Ridiculous fake news from Indian media could be produced with Government support: Observer
Several Indian media outlets have become a global joke for publishing fake news claiming Pakistan invades Afghanistan this week, while American think tank experts said what these media outlets have done sounds pretty ridiculous, but it is not the first time this happens.
In fact, Indian media has a long history of creating fake news that has been repeatedly refuted.
Observers told the Global Times that an investigation could conclude that some of the disinformation was being spread “under the control of Indian officials or government agencies”.
The start of the fake news is India’s right-wing broadcaster Republic TV, which on Monday cited exclusive footage from Hasti TV, an Afghan television broadcaster in the UK, saying that the Pakistani air force had attacked the Panjshir Valley in Afghanistan.
Photo: Screenshot by Republic TV
The report claimed that the spokesman for the Anti-Taliban National Resistance Front of Afghanistan “was also killed”.
After that, Times Now Navbharat, Zee Hindustan and other media outlets also aired the footage, claiming that Pakistan bombed Panjshir.
Republic TV couldn’t stop broadcasting this clip with the headline “Exclusive Hasti TV” on the screen.
However, fact-checking website Boom soon discovered that the footage broadcast by Indian media was from the Arma-3 video game.
Some internet users had pointed out this ridiculous flaw as well.
Photo: Screenshot from Twitter
Meanwhile, India Today aired a clip of an American F-15 jet flying in Wales, calling it the “first image of a fighter jet supposedly belonging to Pakistan hovering over the Panjshir Valley in Afghanistan”.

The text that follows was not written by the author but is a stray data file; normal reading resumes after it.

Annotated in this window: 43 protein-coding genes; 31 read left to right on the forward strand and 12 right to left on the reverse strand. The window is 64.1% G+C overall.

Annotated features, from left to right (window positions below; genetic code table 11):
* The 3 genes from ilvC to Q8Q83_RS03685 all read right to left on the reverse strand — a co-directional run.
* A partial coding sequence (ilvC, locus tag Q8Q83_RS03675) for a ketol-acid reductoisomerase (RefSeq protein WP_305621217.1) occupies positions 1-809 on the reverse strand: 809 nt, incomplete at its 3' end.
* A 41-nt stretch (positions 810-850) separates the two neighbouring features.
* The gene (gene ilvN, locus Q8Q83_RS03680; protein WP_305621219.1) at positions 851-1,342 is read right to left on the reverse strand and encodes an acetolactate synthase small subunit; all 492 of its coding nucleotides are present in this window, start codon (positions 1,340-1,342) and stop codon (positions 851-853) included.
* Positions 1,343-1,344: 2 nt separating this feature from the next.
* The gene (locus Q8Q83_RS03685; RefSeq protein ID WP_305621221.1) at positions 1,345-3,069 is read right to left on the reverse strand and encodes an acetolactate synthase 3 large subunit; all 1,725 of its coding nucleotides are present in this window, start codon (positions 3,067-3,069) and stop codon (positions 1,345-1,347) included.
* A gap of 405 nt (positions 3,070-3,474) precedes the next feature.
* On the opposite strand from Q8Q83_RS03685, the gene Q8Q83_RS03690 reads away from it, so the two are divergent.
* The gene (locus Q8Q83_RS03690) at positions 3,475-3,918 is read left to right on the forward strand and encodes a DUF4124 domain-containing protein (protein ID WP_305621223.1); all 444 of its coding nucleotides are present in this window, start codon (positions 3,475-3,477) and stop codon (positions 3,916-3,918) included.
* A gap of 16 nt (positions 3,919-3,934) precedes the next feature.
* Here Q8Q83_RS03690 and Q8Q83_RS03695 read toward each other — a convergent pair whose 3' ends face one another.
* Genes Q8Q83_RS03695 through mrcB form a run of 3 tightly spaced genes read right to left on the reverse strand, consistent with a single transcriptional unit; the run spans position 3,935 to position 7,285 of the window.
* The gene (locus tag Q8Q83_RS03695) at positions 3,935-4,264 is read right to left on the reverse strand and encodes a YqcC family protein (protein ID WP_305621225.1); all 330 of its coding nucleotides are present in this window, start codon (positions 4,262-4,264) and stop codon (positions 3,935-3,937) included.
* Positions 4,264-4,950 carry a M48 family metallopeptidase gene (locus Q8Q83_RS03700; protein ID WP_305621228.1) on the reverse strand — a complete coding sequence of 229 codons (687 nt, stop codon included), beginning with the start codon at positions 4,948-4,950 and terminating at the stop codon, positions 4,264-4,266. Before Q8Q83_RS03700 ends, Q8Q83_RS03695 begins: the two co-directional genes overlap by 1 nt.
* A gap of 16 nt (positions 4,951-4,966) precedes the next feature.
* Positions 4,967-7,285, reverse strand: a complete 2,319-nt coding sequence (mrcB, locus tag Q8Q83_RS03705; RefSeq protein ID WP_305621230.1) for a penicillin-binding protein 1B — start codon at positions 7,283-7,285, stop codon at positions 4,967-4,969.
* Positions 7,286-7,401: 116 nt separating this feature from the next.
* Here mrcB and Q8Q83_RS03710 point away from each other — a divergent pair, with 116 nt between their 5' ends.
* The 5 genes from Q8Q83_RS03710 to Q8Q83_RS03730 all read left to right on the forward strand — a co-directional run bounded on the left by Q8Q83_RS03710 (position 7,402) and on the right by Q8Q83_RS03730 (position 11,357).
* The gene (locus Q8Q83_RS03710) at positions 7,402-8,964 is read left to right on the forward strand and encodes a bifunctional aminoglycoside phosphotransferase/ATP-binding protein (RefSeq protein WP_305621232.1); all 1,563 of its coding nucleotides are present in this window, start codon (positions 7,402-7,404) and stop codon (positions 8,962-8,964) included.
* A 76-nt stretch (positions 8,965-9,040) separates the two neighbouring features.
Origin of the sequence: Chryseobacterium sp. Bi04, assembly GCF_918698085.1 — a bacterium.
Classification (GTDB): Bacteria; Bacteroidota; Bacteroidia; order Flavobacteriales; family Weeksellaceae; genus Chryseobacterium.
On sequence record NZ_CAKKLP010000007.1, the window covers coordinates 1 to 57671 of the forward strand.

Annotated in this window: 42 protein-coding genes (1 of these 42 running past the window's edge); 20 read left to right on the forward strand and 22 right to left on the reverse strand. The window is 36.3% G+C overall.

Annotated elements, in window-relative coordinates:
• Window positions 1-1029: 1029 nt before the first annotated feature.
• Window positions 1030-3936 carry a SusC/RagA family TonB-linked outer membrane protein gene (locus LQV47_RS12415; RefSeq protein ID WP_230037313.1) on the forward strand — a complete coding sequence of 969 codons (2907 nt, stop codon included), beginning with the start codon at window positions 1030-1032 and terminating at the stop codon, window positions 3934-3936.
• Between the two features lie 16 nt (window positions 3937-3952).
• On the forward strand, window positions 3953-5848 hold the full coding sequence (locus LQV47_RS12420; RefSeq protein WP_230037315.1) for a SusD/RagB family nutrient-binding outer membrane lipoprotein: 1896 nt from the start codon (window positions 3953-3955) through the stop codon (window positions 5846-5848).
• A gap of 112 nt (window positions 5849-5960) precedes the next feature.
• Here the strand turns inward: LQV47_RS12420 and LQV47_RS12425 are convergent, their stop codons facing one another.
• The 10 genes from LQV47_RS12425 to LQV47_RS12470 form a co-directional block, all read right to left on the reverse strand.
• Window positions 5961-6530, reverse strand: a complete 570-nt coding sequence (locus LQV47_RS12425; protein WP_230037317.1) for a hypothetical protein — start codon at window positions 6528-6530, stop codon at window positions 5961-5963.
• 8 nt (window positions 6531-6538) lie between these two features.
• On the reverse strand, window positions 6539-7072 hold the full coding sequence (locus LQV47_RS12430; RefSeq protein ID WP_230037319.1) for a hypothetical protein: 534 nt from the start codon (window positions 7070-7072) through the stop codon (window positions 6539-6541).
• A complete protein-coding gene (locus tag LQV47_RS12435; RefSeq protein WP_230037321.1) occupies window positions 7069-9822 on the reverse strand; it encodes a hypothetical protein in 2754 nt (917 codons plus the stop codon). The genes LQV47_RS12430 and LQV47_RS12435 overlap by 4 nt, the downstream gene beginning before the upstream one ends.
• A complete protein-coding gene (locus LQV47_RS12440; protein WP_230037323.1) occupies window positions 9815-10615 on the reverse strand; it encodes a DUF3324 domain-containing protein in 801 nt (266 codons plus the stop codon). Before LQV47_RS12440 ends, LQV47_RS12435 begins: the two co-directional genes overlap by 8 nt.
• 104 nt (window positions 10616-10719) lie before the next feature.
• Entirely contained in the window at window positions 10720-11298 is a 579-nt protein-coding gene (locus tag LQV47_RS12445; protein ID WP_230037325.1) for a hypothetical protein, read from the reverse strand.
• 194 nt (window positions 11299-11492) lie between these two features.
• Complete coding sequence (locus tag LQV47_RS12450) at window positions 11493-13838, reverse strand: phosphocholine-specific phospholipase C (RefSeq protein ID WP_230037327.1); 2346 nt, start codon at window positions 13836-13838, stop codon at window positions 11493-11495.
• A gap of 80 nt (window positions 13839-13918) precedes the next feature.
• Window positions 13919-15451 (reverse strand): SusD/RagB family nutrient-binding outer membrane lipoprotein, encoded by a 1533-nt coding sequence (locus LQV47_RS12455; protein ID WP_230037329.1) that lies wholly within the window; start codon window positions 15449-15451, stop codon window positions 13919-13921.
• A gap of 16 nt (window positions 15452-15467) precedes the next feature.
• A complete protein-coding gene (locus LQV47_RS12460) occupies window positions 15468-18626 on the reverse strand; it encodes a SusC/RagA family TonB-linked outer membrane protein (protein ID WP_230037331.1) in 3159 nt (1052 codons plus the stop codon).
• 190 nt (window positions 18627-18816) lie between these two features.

Photo: screenshot from India today
According to the media report, the India Today host called this a “complete Pakistani invasion” of Afghanistan.
This fake news was blown up by George Allison, editor of the UK Defense Journal.
Photo: Screenshot from the UK Defense Journal
India Today also featured a picture in its news report on Monday claiming that a Pakistani F-16 had been shot down.
Photo: The image featured in the India Today report
However, according to US website military.com, this photo was actually from an accident involving a US F-16 Fighting Falcon jet that occurred on May 24th.
Photo: Screenshot from Military.com
Regarding the production of fake news by Indian media, the Pakistani The Express Tribune pointed out that “shameless fake news leaves the Indian media with a red face”.
The above behavior of the Indian media has been ridiculed by foreign counterparts and criticized by domestic reporters.
Saba Naqvi, an Indian journalist, commented on Twitter that the “defining story of the day confirms that clowns run these channels. But they are dangerous clowns.”
Photo: Screenshot from Twitter
“This may sound crazy to the uninitiated, but it’s not the first time. It also happened during the Balakot Crisis in 2019, ”said Michael Kugelman, deputy director of the Asia program and senior associate for South Asia at the Wilson Center and a leading specialist on Afghanistan, India and Pakistan and their relations with the US, wrote on Twitter.